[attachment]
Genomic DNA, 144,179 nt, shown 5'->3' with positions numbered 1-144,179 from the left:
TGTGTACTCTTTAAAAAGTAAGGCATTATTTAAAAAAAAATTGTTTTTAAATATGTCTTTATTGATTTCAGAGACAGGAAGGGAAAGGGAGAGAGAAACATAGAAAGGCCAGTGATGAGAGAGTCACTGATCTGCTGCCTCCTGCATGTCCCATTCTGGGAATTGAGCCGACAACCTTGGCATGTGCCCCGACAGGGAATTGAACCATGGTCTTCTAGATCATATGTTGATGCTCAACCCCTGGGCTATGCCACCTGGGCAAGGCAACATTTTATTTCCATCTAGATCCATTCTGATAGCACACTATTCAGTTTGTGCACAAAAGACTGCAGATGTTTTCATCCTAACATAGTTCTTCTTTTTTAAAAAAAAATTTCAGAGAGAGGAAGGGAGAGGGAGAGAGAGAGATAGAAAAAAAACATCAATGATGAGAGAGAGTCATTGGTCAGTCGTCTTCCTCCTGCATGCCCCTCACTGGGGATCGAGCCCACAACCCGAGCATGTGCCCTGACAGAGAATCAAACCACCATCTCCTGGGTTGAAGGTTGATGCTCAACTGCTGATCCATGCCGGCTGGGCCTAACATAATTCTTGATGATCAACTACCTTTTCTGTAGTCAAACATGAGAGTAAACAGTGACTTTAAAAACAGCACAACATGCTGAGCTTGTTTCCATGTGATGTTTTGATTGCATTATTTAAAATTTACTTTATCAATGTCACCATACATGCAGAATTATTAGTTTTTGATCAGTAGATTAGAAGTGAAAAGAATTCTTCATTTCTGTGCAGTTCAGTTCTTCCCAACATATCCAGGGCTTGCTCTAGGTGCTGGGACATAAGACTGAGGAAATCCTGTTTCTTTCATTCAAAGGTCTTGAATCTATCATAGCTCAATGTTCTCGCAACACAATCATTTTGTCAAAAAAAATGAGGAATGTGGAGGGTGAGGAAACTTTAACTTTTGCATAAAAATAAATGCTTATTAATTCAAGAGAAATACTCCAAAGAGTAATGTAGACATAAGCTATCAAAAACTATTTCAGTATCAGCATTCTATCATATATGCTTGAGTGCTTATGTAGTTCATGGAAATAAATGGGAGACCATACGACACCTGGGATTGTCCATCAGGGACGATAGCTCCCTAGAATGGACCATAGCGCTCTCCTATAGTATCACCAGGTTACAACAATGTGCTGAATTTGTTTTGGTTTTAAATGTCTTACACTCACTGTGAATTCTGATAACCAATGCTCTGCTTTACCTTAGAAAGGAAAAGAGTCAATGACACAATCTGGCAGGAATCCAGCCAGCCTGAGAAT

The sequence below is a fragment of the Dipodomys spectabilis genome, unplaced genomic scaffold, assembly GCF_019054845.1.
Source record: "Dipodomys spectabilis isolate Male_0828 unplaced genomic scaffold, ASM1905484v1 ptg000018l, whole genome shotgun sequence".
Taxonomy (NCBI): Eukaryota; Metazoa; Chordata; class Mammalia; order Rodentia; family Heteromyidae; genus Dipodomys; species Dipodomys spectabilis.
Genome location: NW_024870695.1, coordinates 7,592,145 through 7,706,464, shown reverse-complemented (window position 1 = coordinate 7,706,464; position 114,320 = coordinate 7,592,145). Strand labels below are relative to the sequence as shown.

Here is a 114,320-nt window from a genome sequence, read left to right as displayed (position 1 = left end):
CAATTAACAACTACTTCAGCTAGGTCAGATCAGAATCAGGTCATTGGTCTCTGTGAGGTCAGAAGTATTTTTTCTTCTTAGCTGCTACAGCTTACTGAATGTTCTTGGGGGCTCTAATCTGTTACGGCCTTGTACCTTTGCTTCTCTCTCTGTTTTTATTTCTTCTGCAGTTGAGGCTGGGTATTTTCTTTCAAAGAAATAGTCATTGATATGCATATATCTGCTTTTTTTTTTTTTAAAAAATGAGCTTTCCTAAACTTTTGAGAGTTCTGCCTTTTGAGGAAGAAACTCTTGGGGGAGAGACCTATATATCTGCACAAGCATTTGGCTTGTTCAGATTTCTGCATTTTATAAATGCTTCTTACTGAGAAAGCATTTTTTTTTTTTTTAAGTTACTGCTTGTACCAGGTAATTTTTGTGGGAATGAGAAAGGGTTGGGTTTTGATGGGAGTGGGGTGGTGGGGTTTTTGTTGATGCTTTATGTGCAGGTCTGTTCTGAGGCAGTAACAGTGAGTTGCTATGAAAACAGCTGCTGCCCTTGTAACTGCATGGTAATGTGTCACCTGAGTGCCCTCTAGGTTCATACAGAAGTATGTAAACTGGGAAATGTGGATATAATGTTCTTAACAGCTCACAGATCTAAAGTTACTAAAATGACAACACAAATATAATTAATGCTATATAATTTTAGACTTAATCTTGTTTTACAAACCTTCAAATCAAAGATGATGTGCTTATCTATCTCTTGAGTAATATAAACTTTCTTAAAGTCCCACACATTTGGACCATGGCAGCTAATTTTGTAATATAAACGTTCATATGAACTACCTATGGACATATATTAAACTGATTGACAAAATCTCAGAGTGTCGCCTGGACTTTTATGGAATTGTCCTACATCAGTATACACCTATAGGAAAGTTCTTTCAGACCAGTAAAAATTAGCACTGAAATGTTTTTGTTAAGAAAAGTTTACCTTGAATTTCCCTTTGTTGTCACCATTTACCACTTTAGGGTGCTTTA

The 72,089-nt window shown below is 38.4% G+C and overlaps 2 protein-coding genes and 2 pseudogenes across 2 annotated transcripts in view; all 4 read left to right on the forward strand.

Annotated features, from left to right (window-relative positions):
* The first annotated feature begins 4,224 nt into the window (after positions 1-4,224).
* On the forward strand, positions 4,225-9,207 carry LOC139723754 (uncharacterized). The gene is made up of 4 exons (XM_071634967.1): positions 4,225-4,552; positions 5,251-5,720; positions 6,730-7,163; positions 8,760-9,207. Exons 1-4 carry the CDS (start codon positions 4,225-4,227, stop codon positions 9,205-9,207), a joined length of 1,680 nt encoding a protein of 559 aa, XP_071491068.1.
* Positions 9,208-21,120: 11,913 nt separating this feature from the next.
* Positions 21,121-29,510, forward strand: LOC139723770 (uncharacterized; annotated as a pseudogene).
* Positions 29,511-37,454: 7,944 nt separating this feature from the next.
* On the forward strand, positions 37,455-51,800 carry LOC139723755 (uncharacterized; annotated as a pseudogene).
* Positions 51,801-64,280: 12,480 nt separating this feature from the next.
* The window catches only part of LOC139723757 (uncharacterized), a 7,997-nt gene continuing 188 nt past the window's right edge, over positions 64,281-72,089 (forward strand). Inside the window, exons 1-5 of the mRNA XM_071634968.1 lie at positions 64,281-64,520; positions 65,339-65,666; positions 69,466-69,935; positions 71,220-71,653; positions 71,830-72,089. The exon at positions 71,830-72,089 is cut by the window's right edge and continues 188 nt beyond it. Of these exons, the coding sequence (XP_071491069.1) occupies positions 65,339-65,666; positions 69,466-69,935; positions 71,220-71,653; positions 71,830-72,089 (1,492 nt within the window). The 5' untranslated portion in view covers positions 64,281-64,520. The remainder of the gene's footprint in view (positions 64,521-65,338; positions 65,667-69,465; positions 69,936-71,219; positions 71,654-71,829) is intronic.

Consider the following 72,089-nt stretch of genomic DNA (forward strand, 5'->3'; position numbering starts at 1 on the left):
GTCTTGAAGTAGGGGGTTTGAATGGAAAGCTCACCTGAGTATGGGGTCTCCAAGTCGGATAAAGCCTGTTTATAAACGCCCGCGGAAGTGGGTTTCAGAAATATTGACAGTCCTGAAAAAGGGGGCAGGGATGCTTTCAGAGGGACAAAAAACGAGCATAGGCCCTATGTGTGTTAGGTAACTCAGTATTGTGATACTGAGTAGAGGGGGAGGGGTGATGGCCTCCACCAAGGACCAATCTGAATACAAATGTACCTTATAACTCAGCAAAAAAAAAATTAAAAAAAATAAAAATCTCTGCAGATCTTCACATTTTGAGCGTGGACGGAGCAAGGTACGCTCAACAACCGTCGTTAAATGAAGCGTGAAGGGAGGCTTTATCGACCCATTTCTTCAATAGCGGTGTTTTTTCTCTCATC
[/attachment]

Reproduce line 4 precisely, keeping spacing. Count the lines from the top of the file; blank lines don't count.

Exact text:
Source record: "Dipodomys spectabilis isolate Male_0828 unplaced genomic scaffold, ASM1905484v1 ptg000018l, whole genome shotgun sequence".